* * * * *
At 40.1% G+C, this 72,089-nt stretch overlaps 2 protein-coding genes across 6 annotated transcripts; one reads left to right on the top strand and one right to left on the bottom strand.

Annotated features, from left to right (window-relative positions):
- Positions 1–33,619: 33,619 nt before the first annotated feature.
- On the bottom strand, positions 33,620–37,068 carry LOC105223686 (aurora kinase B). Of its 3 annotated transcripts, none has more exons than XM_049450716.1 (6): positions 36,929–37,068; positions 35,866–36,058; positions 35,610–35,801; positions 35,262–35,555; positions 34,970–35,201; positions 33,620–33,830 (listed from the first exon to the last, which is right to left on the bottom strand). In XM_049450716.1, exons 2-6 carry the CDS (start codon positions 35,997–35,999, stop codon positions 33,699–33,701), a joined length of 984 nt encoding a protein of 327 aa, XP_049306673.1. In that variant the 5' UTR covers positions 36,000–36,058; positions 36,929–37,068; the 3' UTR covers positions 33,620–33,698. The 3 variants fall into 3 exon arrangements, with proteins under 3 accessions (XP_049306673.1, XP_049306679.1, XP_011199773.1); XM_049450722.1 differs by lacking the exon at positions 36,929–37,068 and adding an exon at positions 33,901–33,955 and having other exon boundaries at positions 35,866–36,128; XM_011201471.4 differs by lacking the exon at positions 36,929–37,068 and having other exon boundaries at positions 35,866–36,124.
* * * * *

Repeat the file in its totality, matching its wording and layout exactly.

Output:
At 40.1% G+C, this 72,089-nt stretch overlaps 2 protein-coding genes across 6 annotated transcripts; one reads left to right on the top strand and one right to left on the bottom strand.

Annotated features, from left to right (window-relative positions):
- Positions 1–33,619: 33,619 nt before the first annotated feature.
- On the bottom strand, positions 33,620–37,068 carry LOC105223686 (aurora kinase B). Of its 3 annotated transcripts, none has more exons than XM_049450716.1 (6): positions 36,929–37,068; positions 35,866–36,058; positions 35,610–35,801; positions 35,262–35,555; positions 34,970–35,201; positions 33,620–33,830 (listed from the first exon to the last, which is right to left on the bottom strand). In XM_049450716.1, exons 2-6 carry the CDS (start codon positions 35,997–35,999, stop codon positions 33,699–33,701), a joined length of 984 nt encoding a protein of 327 aa, XP_049306673.1. In that variant the 5' UTR covers positions 36,000–36,058; positions 36,929–37,068; the 3' UTR covers positions 33,620–33,698. The 3 variants fall into 3 exon arrangements, with proteins under 3 accessions (XP_049306673.1, XP_049306679.1, XP_011199773.1); XM_049450722.1 differs by lacking the exon at positions 36,929–37,068 and adding an exon at positions 33,901–33,955 and having other exon boundaries at positions 35,866–36,128; XM_011201471.4 differs by lacking the exon at positions 36,929–37,068 and having other exon boundaries at positions 35,866–36,124.